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Lawyers Deny Inmate Discovery Pending Motion to Dismiss in Federal Court

In all the lawsuits brought by federal prisoners against prison staff, the U.S. Attorney who defends them will usually file a Motion to Dismiss or in the Alternative for Summary Judgement in favor of the defendants. Plaintiffs should respond quickly and firmly requesting the court to review the matter or appeal.

A prisoner files his complaint, then attempts discovery proceedings. The government then files their response, and a motion to dismiss. If you pursue your discovery proceedings, they will file a motion to stay discovery waiting for the judge to rule on their motion to dismiss.

The usual defense by the government says; 1. Plaintiff has failed to state a claim for violation of his constitutional rights. 2. The defendants are entitled to qualified immunity. 3. In the alternative, the defendants are entitled to summary judgement because there are no disputed issues of material fact and they are entitled to a judgement as a matter of law. 4. Plaintiff has failed to state a claim for which relief can be granted.

Of course, this is a boilerplate response and you should expect them to try to avoid responding to your discovery request. But they do it under what they call "protection of government cover."

Federal Rules of Civil Procedure, Rule 26(c), allows for this often abused procedure.

Although the discovery process contemplates minimal judicial intervention, there are many instances where judicial intervention is sought and obtained, whether for protective orders under Rule 26(c), to compel discovery under Rules 37(d) and 45, or to compel answers to questions under Rule 37. In addition, the court may enter orders governing discovery under the Rule 26(f) discovery plan procedure. If a discovery order is issued by the court, this risks irreparable injury to your case. What is your remedy?

As a general proposition, discovery orders are not appealable; most discovery orders are interlocutory (not finally decisive), and are not final determininations under 28 U.S.C. § 1291. Indeed, nothing in the Rules or in the statutes provides for any appeal of discovery orders. As with most rules, there are exceptions. If an Order of the district court fits the following criteria, an appeal may be allowed: a) The order has a substantial impact on an outcome of the merits of the litigation. b) The order may cause a party to suffer substantial prejudice or irrevocable injury, e.g., an order requiring a party to reveal what they observed, before they forget, moves away, leave the country or reveal protected exempt secrets. See Appealability of Order Pertaining to Pretrial Examination, Discovery, Interrogatories, Production of Books and Papers, or the Like, 37 A.L.R. 2d 586 (1954).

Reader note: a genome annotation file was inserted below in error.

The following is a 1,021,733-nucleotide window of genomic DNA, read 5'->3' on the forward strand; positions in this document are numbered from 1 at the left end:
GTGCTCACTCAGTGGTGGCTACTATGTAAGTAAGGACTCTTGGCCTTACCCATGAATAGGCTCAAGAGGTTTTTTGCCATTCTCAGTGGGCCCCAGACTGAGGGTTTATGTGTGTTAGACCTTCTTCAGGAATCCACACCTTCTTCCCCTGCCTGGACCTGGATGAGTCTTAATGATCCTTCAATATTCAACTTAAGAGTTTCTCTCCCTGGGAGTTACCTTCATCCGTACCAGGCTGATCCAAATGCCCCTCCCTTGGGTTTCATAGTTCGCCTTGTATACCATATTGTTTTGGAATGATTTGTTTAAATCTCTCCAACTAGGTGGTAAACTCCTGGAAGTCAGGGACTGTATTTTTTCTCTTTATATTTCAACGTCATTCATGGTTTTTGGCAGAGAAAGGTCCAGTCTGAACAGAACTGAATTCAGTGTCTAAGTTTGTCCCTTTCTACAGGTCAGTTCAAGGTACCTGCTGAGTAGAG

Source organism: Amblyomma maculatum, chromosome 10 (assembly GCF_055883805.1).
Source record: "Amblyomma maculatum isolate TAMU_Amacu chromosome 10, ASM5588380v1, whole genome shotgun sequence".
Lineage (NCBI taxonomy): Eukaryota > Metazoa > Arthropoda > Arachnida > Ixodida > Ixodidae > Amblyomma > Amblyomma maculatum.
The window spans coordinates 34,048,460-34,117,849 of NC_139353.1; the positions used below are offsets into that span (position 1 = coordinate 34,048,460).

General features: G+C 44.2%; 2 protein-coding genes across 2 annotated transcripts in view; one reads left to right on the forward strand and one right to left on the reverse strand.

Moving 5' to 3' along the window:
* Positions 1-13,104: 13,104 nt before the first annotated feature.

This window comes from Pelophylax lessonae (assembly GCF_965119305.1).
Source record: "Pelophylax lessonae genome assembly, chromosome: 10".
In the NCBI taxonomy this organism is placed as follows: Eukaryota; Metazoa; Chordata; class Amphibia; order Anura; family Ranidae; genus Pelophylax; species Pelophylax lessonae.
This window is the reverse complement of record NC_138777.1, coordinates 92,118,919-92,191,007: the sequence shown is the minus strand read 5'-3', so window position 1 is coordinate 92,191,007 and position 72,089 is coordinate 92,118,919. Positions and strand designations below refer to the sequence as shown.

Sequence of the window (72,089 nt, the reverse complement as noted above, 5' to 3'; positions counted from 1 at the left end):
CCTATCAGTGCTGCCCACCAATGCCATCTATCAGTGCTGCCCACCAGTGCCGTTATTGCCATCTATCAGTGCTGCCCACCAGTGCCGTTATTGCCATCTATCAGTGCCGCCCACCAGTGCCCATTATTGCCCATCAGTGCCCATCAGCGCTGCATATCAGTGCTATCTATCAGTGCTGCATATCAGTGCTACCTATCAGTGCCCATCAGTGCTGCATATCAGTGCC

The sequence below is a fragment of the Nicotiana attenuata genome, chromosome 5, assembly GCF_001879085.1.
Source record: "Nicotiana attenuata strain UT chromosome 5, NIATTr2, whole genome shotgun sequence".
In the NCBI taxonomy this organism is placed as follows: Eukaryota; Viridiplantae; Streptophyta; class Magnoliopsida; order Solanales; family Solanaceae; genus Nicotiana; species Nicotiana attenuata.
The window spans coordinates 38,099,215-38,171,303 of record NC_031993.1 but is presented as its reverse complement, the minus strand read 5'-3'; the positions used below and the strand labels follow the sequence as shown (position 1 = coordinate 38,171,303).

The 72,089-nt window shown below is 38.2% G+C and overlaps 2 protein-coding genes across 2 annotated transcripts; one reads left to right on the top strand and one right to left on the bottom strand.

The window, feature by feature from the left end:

The courts direction you should keep in mind in all litigation is APPEAL and PURPOSE. A final decision on which federal appellate jurisdiction depends generally is one that ends litigation on the merits and leaves nothing for the court to do but execute the judgement. See: Firestone Tire & Rubber Co v Livesay, 449 US 368, 101 Sct 669, 66 LE2d 571 (1981); Cooper & Lybrand v Livesay, 437 US 463, 98 S. Ct. 2454, 57 LE2d 351 (1978); Catlin v. United States, 324 US 229, 65 Sct 631, 89 LE 911 (1945).

There two principal avenues for an appeal but both are rarely granted: 1. Petition for writ of mandamus or prohibition 2. A certification under 28 U.S.C. § 1292(b) by the trial judge that the order involves a controlling question of law about which there is substantial ground for difference of opinion and that an immediate appeal from the order may materially advance the ultimate termination of litigation. See also: Annotation, Appealability of Discovery Orders as "Final" Decisions under 28 U.S.C. § 1291., 36 A.L.R. Fed. 763 (1978). In addition, some orders are deemed final for appeal because they did not affect the ongoing litigation, e.g., an award of fees under Rule 37(b)(2).

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